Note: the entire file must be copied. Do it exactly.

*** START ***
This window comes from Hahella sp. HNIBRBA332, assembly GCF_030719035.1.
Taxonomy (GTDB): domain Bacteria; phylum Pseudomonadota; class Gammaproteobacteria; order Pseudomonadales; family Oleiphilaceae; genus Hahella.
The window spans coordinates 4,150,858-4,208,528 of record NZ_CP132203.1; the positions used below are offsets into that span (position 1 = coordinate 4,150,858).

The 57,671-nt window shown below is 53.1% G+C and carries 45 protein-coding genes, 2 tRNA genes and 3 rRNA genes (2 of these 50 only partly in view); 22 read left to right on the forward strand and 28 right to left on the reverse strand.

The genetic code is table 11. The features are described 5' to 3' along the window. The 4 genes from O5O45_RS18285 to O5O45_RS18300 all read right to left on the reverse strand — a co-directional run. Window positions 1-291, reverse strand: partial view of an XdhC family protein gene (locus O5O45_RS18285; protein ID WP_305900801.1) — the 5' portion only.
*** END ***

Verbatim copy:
This window comes from Hahella sp. HNIBRBA332, assembly GCF_030719035.1.
Taxonomy (GTDB): domain Bacteria; phylum Pseudomonadota; class Gammaproteobacteria; order Pseudomonadales; family Oleiphilaceae; genus Hahella.
The window spans coordinates 4,150,858-4,208,528 of record NZ_CP132203.1; the positions used below are offsets into that span (position 1 = coordinate 4,150,858).

The 57,671-nt window shown below is 53.1% G+C and carries 45 protein-coding genes, 2 tRNA genes and 3 rRNA genes (2 of these 50 only partly in view); 22 read left to right on the forward strand and 28 right to left on the reverse strand.

The genetic code is table 11. The features are described 5' to 3' along the window. The 4 genes from O5O45_RS18285 to O5O45_RS18300 all read right to left on the reverse strand — a co-directional run. Window positions 1-291, reverse strand: partial view of an XdhC family protein gene (locus O5O45_RS18285; protein ID WP_305900801.1) — the 5' portion only.